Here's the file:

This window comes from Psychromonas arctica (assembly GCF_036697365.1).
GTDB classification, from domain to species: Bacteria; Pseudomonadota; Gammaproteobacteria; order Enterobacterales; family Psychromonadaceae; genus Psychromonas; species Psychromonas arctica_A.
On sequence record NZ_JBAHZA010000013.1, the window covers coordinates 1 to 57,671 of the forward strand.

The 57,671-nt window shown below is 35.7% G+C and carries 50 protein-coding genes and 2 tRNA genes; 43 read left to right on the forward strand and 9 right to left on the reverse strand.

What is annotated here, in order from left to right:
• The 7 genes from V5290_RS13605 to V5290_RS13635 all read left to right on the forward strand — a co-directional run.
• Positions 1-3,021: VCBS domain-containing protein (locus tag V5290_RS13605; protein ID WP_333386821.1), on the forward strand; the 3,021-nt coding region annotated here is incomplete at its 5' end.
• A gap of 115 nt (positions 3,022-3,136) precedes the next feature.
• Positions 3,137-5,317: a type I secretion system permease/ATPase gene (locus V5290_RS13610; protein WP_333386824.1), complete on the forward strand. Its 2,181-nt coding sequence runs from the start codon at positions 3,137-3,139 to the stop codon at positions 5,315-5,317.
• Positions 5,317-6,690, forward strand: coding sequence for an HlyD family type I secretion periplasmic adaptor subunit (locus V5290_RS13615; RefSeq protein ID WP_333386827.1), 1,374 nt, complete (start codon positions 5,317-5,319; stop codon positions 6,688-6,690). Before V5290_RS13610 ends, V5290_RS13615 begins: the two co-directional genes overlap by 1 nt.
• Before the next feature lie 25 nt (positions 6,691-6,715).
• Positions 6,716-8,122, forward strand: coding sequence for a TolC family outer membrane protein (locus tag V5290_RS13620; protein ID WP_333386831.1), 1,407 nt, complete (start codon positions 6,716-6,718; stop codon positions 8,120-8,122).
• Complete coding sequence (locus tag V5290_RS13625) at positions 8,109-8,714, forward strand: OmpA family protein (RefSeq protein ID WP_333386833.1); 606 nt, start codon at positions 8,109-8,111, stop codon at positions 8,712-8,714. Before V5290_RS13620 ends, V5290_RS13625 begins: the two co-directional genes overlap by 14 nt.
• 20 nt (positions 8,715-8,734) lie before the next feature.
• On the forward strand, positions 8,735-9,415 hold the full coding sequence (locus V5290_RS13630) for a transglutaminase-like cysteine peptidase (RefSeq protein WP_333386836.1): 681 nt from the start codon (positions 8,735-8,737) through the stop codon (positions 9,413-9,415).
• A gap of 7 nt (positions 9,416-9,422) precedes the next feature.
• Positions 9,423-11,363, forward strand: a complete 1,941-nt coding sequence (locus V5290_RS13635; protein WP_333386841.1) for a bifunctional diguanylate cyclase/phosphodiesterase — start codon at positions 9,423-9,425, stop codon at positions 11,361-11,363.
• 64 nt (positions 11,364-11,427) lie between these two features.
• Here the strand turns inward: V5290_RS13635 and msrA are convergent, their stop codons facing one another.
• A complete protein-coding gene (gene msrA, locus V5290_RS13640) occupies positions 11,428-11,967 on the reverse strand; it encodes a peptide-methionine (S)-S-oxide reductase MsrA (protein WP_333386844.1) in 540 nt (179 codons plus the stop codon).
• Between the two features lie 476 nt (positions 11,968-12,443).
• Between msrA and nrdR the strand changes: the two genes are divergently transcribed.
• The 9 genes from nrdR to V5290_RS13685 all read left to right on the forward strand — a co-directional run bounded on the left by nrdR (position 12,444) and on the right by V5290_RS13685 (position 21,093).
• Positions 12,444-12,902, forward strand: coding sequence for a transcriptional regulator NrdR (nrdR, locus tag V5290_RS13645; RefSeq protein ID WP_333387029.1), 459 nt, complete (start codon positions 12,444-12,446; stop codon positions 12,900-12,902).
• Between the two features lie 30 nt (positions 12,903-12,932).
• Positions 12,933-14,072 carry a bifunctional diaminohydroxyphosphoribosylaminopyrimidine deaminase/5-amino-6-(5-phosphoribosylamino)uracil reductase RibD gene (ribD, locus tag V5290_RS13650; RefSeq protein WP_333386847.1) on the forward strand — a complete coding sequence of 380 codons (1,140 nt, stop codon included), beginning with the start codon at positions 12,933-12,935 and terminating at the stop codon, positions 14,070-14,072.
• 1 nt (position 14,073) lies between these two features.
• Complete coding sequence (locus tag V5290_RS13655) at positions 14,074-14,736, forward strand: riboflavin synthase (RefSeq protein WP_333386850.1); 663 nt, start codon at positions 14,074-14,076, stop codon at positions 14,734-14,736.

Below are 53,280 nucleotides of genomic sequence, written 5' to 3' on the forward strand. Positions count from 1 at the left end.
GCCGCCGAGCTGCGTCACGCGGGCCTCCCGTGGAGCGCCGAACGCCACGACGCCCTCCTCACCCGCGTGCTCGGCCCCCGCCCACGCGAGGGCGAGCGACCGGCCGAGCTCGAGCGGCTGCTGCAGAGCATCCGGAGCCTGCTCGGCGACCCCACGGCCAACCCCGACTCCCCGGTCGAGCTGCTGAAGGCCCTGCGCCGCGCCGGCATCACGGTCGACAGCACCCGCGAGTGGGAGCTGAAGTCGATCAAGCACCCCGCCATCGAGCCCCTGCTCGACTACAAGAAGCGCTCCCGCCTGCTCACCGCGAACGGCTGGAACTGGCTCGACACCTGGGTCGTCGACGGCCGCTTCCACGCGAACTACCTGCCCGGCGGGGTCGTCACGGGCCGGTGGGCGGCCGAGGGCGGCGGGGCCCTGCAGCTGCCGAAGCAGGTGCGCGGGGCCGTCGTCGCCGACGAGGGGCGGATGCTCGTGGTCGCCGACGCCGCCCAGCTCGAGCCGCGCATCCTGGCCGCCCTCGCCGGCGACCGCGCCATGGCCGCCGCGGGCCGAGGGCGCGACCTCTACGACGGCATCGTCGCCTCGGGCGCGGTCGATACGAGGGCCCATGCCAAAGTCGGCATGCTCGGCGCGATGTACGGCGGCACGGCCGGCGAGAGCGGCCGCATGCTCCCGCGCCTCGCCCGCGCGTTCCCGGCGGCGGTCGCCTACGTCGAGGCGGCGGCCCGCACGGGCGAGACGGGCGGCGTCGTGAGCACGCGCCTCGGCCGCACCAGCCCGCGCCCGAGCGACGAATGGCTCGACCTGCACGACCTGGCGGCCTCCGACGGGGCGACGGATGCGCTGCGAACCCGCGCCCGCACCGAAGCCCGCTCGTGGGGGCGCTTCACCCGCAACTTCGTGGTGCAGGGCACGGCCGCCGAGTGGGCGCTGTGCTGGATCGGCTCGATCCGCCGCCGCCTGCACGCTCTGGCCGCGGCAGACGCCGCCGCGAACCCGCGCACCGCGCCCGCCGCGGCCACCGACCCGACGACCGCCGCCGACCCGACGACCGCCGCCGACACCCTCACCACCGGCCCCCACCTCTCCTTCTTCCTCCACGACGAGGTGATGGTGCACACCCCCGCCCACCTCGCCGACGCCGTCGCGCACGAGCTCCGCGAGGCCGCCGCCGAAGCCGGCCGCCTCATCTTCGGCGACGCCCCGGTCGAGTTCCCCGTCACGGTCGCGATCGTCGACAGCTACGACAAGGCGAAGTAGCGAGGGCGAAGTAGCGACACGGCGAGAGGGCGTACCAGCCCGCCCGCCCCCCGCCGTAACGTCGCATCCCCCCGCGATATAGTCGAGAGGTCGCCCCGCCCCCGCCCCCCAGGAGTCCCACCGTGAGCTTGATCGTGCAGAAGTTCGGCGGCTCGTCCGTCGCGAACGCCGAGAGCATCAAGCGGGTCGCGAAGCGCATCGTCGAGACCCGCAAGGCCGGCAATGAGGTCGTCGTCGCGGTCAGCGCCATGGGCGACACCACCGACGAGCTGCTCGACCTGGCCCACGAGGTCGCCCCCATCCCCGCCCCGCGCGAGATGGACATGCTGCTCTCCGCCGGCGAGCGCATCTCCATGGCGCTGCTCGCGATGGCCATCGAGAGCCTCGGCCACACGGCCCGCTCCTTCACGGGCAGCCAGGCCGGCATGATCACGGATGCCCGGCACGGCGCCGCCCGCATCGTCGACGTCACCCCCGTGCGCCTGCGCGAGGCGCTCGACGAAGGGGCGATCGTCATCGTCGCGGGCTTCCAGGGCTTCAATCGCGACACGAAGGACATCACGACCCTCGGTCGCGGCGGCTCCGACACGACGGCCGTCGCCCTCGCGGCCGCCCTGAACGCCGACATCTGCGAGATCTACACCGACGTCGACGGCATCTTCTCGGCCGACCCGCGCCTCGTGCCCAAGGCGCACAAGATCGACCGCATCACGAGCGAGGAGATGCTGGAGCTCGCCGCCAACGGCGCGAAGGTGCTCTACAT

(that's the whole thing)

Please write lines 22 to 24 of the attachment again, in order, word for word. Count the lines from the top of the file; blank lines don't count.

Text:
• Between msrA and nrdR the strand changes: the two genes are divergently transcribed.
• The 9 genes from nrdR to V5290_RS13685 all read left to right on the forward strand — a co-directional run bounded on the left by nrdR (position 12,444) and on the right by V5290_RS13685 (position 21,093).
• Positions 12,444-12,902, forward strand: coding sequence for a transcriptional regulator NrdR (nrdR, locus tag V5290_RS13645; RefSeq protein ID WP_333387029.1), 459 nt, complete (start codon positions 12,444-12,446; stop codon positions 12,900-12,902).